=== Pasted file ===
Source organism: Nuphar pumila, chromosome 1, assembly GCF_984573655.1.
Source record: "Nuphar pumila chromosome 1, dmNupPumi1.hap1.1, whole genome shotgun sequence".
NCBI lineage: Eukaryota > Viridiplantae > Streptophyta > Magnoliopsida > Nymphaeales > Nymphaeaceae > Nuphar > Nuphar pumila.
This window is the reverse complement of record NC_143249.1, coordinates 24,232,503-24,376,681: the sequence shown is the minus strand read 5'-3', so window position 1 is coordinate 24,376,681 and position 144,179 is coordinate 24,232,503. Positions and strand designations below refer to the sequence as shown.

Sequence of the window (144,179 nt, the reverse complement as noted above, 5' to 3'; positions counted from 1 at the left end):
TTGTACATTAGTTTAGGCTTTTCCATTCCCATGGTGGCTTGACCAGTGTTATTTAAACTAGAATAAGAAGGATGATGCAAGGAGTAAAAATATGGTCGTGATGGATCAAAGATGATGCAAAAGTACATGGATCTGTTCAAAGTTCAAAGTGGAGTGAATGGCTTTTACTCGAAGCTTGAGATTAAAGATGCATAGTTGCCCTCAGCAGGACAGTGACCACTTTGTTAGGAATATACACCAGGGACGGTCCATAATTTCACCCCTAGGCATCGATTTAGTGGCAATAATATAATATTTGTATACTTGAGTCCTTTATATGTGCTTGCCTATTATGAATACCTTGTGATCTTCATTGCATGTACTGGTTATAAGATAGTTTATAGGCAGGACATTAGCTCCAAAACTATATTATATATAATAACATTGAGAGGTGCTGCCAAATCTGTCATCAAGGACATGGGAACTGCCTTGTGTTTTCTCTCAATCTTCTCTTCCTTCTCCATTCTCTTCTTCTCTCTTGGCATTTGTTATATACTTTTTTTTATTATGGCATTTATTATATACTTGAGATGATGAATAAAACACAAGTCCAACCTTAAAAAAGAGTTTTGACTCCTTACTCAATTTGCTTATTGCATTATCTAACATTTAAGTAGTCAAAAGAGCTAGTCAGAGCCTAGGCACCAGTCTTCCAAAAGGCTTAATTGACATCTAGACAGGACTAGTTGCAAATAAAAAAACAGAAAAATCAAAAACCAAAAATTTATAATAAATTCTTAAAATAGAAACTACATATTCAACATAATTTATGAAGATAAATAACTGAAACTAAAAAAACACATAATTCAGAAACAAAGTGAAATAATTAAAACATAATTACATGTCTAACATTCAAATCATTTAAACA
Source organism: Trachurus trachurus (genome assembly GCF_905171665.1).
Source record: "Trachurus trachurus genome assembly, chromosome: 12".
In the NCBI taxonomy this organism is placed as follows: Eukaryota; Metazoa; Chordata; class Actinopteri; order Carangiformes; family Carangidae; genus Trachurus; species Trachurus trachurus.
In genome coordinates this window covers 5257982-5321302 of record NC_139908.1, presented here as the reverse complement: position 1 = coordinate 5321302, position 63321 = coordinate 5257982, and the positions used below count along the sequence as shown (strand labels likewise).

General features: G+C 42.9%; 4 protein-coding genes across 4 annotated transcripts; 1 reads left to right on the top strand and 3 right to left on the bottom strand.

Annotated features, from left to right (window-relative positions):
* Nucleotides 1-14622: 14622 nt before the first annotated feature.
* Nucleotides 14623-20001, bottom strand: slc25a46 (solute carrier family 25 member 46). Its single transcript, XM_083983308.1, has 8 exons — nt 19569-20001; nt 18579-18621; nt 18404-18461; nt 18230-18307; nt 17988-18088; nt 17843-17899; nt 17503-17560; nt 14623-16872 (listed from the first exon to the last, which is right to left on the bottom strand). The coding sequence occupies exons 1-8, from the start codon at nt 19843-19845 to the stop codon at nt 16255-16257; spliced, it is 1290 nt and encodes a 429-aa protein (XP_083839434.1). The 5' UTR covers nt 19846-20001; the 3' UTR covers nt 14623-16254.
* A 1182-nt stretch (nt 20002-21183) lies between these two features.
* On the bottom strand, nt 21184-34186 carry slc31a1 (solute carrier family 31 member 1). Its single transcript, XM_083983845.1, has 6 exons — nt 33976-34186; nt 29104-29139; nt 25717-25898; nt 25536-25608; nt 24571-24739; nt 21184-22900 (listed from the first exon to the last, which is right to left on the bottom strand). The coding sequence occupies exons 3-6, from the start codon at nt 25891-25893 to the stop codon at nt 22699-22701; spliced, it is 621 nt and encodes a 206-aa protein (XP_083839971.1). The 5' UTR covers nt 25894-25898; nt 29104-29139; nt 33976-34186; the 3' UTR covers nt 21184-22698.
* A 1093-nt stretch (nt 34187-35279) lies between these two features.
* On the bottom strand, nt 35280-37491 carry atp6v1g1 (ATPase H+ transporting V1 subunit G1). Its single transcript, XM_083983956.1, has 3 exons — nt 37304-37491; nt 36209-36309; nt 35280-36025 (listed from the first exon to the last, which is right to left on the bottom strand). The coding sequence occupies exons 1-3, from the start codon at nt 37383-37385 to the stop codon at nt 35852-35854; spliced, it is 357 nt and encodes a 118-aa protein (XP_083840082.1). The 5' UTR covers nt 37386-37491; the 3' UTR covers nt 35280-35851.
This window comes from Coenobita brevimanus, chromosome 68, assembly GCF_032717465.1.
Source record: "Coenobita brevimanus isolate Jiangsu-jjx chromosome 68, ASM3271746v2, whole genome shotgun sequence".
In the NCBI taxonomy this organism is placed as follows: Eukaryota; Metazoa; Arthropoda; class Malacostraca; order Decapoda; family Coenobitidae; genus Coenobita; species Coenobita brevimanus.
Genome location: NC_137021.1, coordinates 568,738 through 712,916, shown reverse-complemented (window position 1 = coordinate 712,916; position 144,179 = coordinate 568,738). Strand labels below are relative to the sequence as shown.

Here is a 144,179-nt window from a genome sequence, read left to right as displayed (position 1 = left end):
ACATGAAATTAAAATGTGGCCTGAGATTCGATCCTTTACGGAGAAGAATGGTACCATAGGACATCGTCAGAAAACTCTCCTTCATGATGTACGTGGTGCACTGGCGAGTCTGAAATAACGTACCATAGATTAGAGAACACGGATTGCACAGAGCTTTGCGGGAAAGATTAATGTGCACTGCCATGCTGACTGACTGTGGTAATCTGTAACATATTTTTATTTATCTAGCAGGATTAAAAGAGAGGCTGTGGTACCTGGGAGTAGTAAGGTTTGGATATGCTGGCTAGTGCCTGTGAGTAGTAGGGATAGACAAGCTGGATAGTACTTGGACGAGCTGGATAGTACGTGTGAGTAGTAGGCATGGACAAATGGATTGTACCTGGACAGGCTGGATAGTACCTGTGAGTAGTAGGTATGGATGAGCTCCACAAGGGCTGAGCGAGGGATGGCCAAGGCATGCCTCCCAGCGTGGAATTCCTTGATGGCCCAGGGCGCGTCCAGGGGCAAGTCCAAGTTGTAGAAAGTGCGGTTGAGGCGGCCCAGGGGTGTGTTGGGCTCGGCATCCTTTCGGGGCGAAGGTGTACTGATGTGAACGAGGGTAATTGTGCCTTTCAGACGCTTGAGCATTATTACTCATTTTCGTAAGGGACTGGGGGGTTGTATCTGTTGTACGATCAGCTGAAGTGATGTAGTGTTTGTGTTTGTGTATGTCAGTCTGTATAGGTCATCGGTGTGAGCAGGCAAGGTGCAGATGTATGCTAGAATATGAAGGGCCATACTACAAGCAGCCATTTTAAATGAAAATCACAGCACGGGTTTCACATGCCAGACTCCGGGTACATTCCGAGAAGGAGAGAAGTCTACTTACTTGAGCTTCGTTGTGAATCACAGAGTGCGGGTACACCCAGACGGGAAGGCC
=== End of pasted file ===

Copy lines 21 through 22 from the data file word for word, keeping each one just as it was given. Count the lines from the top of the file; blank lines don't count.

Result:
In the NCBI taxonomy this organism is placed as follows: Eukaryota; Metazoa; Arthropoda; class Malacostraca; order Decapoda; family Coenobitidae; genus Coenobita; species Coenobita brevimanus.
Genome location: NC_137021.1, coordinates 568,738 through 712,916, shown reverse-complemented (window position 1 = coordinate 712,916; position 144,179 = coordinate 568,738). Strand labels below are relative to the sequence as shown.